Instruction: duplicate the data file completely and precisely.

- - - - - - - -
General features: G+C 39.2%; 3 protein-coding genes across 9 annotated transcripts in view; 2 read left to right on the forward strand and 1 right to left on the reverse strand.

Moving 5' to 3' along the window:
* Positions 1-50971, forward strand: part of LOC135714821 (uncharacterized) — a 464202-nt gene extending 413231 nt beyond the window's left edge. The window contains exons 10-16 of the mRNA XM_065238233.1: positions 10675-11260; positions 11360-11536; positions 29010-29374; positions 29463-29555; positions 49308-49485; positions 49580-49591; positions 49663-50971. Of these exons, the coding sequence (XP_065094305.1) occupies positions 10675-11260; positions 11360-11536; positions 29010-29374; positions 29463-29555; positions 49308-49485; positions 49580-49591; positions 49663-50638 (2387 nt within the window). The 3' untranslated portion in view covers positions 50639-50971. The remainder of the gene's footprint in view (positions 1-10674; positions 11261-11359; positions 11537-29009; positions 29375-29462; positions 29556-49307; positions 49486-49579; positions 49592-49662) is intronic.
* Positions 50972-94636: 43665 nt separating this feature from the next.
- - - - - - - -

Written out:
General features: G+C 39.2%; 3 protein-coding genes across 9 annotated transcripts in view; 2 read left to right on the forward strand and 1 right to left on the reverse strand.

Moving 5' to 3' along the window:
* Positions 1-50971, forward strand: part of LOC135714821 (uncharacterized) — a 464202-nt gene extending 413231 nt beyond the window's left edge. The window contains exons 10-16 of the mRNA XM_065238233.1: positions 10675-11260; positions 11360-11536; positions 29010-29374; positions 29463-29555; positions 49308-49485; positions 49580-49591; positions 49663-50971. Of these exons, the coding sequence (XP_065094305.1) occupies positions 10675-11260; positions 11360-11536; positions 29010-29374; positions 29463-29555; positions 49308-49485; positions 49580-49591; positions 49663-50638 (2387 nt within the window). The 3' untranslated portion in view covers positions 50639-50971. The remainder of the gene's footprint in view (positions 1-10674; positions 11261-11359; positions 11537-29009; positions 29375-29462; positions 29556-49307; positions 49486-49579; positions 49592-49662) is intronic.
* Positions 50972-94636: 43665 nt separating this feature from the next.